Plant Health Problems
Diseases caused by Fungi:
Verticillium wilt, Verticillium albo-atrum.
This disease is responsible for the death of many street trees but it can also kill forest trees growing in poor sites. The fungus enters the tree through the roots and spreads throughout the tree. Dark streaks can occasionally be seen in the vascular system by cutting away the bark. Wilting and defoliation are followed by general decline and death of the tree. The fungus may infect susceptible species planted as replacements, and care should be taken to use only resistant trees such as conifers, gingkos, beech, sweet gum, and willows.
Maintaining tree vigor with adequate water during dry seasons and applications of fertilizer in the spring can help the trees resist the pathogen or prolong the life of the tree once it is infected.
Powdery mildews, Microsphaera alni var. vaccini and Phyllactinia guttata.
White or gray powdery appearance of the leaves late in the season results in some foliage damage, but usually does not do serious harm to the tree. This disease is favored by hot, humid weather.
Rake and dispose of fallen leaves to reduce the chance of infection in the following season. Although this disease is widespread and common, it is rarely serious enough to warrant chemical control.
Catalpa leafminer, Agromyza clara.
This leafminer starts a serpentine mine, which later becomes a blotch mine that often involves the entire leaf. Acephate, which is among the compounds registered for use against this pest in Connecticut, can be applied when there are early stage mines. Imidacloprid may be used as a soil-applied systemic to provide season-long control. Abamectin is an effective restricted use product. Consult the labels for dosage rates and safety precautions.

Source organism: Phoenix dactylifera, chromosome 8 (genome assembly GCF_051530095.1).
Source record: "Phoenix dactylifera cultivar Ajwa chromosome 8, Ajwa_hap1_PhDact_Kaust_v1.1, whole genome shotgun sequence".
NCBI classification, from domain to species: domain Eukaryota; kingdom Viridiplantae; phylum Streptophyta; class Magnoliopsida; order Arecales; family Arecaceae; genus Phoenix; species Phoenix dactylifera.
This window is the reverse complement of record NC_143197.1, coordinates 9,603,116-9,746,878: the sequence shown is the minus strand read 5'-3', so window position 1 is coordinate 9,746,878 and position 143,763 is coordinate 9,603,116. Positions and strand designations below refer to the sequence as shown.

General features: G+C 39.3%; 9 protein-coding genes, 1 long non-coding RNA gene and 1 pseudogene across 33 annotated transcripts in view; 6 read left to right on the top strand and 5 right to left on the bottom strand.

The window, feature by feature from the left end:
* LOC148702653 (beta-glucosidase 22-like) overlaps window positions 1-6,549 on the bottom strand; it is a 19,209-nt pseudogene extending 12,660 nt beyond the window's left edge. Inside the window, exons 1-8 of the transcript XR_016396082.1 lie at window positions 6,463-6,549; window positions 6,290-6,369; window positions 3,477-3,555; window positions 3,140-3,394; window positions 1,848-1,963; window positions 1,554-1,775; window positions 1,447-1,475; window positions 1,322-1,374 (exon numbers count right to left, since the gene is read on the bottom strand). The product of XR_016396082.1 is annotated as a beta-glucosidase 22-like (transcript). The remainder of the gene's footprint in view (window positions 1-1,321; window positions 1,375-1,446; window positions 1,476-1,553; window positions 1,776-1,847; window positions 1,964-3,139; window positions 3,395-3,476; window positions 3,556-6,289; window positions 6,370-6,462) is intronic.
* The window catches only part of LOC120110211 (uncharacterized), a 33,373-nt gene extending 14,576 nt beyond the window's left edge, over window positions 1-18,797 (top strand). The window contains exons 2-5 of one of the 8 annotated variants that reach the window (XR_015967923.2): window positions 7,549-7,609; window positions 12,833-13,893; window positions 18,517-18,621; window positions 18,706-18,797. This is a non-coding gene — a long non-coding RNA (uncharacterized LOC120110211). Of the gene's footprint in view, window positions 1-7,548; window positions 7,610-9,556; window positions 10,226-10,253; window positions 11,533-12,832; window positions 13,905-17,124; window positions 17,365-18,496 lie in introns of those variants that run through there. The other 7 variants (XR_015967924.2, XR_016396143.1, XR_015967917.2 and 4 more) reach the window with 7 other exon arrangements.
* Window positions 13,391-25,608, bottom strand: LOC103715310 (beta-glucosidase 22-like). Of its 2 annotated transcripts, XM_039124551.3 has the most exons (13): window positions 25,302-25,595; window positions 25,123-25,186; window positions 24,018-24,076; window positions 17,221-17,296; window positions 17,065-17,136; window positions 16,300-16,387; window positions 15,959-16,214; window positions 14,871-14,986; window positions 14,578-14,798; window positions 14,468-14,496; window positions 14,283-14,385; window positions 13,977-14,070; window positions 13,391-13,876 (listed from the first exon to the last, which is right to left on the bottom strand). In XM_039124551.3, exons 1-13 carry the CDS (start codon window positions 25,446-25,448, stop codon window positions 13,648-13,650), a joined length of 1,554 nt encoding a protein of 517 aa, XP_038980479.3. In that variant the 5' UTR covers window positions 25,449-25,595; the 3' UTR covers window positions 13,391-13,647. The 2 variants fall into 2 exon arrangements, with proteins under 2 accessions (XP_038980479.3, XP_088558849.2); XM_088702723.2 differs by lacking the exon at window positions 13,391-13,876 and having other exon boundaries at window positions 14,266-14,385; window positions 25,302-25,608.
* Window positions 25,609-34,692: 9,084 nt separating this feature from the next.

Catalpa sphinx, Ceratomia catalpae.
The caterpillars of this pest grow to 3" long, are yellow and black, and chew leaves. The moth is grayish-brown and has a 3" wingspread. The pupae overwinter in the ground. Malathion, spinosad, and Bacillus thuringiensis var. kurstaki, which are among the compounds registered for use against this pest in Connecticut, sprayed early in May and again in mid-August, will control this pest. Consult the label for dosage rates and safety precautions.
Comstock mealybug, Pseudococcus comstocki.
The whitish powdery deposit in the crevices of the bark in the axils of the twigs and leaf stems and on the underside of the leaves may contain the adult females, nymphs, and eggs, together with abundant wax secretion. There are two or three generations each year, and treatment is often necessary. Good control has followed sprays of malathion, horticultural oil or insecticidal soap, which are among the compounds registered for use against this pest in Connecticut. Imidacloprid may be used as a soil-applied systemic to provide season-long control. Consult the label for dosage rates and safety precautions.